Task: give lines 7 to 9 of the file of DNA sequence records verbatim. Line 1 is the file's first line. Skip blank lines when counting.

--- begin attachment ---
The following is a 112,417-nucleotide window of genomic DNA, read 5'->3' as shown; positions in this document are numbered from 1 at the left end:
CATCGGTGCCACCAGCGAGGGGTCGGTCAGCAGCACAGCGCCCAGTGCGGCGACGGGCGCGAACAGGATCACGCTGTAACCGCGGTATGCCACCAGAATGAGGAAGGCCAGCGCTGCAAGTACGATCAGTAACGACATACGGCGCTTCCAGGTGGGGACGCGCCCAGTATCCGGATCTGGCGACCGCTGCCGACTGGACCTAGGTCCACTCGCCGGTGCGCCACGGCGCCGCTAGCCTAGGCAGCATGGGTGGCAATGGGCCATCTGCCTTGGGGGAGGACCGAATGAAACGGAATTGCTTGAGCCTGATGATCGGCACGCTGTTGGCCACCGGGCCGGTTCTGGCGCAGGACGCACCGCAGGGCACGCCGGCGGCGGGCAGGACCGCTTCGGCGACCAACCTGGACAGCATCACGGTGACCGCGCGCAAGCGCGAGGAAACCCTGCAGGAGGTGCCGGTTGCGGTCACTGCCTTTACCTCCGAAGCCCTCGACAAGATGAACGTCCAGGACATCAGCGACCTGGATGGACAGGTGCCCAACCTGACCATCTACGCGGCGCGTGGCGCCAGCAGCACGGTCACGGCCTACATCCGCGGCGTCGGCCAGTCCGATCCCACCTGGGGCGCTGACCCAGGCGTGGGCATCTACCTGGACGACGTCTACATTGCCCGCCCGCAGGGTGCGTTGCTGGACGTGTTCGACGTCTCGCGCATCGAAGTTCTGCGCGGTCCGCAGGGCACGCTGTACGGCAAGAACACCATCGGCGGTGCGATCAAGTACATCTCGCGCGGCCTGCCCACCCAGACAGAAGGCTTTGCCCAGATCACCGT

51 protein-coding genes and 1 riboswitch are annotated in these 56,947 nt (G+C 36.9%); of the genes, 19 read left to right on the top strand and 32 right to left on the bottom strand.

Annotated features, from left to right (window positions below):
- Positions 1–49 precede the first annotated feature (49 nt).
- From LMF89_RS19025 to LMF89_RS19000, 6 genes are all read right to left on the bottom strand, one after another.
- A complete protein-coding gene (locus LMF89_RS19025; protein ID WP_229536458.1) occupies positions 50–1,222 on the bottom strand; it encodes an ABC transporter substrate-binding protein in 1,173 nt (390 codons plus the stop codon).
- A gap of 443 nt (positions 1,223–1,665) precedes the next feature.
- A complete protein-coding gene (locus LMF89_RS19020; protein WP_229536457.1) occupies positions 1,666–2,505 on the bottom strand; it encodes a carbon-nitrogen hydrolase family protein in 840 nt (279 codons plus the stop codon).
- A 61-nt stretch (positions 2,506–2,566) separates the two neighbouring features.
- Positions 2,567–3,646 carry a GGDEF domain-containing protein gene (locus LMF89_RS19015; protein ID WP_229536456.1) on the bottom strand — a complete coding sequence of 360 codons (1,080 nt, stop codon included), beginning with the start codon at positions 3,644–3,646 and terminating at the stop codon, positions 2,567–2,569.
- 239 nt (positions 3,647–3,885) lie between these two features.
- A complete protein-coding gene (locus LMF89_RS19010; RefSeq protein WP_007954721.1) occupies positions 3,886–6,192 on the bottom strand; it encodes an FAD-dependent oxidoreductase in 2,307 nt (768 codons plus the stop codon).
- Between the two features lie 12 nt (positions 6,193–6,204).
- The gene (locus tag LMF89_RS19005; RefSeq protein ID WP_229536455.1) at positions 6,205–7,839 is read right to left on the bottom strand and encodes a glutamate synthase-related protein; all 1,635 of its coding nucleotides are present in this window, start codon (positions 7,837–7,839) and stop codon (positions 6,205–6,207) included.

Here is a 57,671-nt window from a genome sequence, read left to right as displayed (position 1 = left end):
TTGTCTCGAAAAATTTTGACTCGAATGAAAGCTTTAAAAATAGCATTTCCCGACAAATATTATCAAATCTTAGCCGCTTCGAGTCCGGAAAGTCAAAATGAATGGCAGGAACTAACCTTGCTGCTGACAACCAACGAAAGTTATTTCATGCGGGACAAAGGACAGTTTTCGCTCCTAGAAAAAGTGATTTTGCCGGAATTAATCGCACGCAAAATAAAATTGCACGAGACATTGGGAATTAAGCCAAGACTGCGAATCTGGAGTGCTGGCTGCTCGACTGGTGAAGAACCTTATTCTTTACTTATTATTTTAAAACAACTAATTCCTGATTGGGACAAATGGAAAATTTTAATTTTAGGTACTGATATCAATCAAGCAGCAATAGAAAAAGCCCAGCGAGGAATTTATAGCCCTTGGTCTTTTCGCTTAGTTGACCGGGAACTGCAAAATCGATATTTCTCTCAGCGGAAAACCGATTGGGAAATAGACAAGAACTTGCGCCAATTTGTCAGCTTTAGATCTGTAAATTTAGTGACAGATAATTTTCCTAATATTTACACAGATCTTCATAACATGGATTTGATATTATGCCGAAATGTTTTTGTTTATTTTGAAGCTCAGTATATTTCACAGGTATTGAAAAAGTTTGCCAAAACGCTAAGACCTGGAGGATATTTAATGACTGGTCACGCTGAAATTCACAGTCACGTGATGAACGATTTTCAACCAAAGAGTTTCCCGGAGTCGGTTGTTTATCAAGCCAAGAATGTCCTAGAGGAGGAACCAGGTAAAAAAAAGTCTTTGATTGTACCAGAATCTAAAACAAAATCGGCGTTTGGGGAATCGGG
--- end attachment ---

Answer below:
- A complete protein-coding gene (locus LMF89_RS19025; protein ID WP_229536458.1) occupies positions 50–1,222 on the bottom strand; it encodes an ABC transporter substrate-binding protein in 1,173 nt (390 codons plus the stop codon).
- A gap of 443 nt (positions 1,223–1,665) precedes the next feature.
- A complete protein-coding gene (locus LMF89_RS19020; protein WP_229536457.1) occupies positions 1,666–2,505 on the bottom strand; it encodes a carbon-nitrogen hydrolase family protein in 840 nt (279 codons plus the stop codon).